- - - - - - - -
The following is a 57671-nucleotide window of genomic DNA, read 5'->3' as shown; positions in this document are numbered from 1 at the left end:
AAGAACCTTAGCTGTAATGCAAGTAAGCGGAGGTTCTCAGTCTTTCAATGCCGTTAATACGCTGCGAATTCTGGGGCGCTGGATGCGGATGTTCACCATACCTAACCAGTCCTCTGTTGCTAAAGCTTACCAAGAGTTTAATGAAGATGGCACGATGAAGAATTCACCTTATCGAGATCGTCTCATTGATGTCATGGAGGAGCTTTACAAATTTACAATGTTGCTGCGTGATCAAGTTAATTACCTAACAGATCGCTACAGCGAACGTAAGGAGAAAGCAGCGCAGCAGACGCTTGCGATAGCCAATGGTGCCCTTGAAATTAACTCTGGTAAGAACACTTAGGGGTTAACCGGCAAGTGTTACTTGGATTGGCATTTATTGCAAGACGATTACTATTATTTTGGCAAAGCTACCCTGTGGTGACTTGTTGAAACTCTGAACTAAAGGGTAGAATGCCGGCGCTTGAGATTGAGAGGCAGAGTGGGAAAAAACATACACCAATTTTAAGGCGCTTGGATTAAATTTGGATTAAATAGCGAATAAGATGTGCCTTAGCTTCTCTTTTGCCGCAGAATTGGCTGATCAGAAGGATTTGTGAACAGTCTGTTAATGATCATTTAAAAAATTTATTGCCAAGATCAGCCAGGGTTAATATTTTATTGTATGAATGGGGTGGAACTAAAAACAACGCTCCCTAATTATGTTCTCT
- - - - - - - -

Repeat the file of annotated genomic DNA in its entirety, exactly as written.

The following is a 57671-nucleotide window of genomic DNA, read 5'->3' as shown; positions in this document are numbered from 1 at the left end:
AAGAACCTTAGCTGTAATGCAAGTAAGCGGAGGTTCTCAGTCTTTCAATGCCGTTAATACGCTGCGAATTCTGGGGCGCTGGATGCGGATGTTCACCATACCTAACCAGTCCTCTGTTGCTAAAGCTTACCAAGAGTTTAATGAAGATGGCACGATGAAGAATTCACCTTATCGAGATCGTCTCATTGATGTCATGGAGGAGCTTTACAAATTTACAATGTTGCTGCGTGATCAAGTTAATTACCTAACAGATCGCTACAGCGAACGTAAGGAGAAAGCAGCGCAGCAGACGCTTGCGATAGCCAATGGTGCCCTTGAAATTAACTCTGGTAAGAACACTTAGGGGTTAACCGGCAAGTGTTACTTGGATTGGCATTTATTGCAAGACGATTACTATTATTTTGGCAAAGCTACCCTGTGGTGACTTGTTGAAACTCTGAACTAAAGGGTAGAATGCCGGCGCTTGAGATTGAGAGGCAGAGTGGGAAAAAACATACACCAATTTTAAGGCGCTTGGATTAAATTTGGATTAAATAGCGAATAAGATGTGCCTTAGCTTCTCTTTTGCCGCAGAATTGGCTGATCAGAAGGATTTGTGAACAGTCTGTTAATGATCATTTAAAAAATTTATTGCCAAGATCAGCCAGGGTTAATATTTTATTGTATGAATGGGGTGGAACTAAAAACAACGCTCCCTAATTATGTTCTCT